Police officers are violating the Fourth Amendment rights of people stopped on suspicion of trespass as they walk into and out of privately owned buildings that participate in a Bronx, N.Y., anti-crime program formerly known as Operation Clean Halls, a federal judge ruled yesterday, the New York Law Journal Reports. Judge Shira Scheindlin issued a preliminary injunction ordering police "immediately to cease performing trespass stops" without reasonable suspicion of actual trespass at thousands of buildings whose owners have given police permission to patrol their property under the Trespass Affidavit Program (TAP).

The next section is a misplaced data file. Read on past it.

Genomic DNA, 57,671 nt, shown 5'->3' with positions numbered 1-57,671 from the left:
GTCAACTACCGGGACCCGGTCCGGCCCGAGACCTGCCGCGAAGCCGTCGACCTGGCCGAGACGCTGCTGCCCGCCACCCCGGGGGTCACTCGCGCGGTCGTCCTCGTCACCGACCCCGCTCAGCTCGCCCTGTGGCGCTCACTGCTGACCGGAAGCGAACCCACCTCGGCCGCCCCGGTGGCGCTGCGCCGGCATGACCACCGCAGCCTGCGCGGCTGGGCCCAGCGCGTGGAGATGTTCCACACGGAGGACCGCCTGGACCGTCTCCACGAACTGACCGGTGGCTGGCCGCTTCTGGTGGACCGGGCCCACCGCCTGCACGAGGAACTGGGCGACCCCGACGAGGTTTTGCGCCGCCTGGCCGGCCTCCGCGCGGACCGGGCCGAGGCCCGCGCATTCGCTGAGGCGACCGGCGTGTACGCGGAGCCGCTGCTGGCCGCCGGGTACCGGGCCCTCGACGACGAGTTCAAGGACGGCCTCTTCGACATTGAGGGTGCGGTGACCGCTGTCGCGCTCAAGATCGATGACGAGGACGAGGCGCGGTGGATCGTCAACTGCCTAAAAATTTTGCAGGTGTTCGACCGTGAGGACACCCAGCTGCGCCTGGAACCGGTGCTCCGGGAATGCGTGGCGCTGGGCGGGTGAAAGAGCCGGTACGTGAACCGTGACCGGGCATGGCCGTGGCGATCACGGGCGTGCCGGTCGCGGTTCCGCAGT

Police Commissioner Raymond Kelly said the ruling "unnecessarily interferes with the department's efforts to use all of the crime-fighting tools necessary to keep Clean Halls buildings safe and secure." Scheindlin's decision, the latest in a series of rulings in hotly contested litigation over the New York City Police Department's stop-and-frisk policies, comes after a hearing during which Scheindlin heard from individual plaintiffs—all black or Latino—who claimed they had done nothing wrong and were stopped without reasonable suspicion as they entered or exited a TAP building. "While it may be difficult to say where, precisely, to draw the line between constitutional and unconstitutional police encounters, such a line exists, and the NYPD has systematically crossed it when making trespass stops outside TAP buildings in the Bronx," Scheindlin said.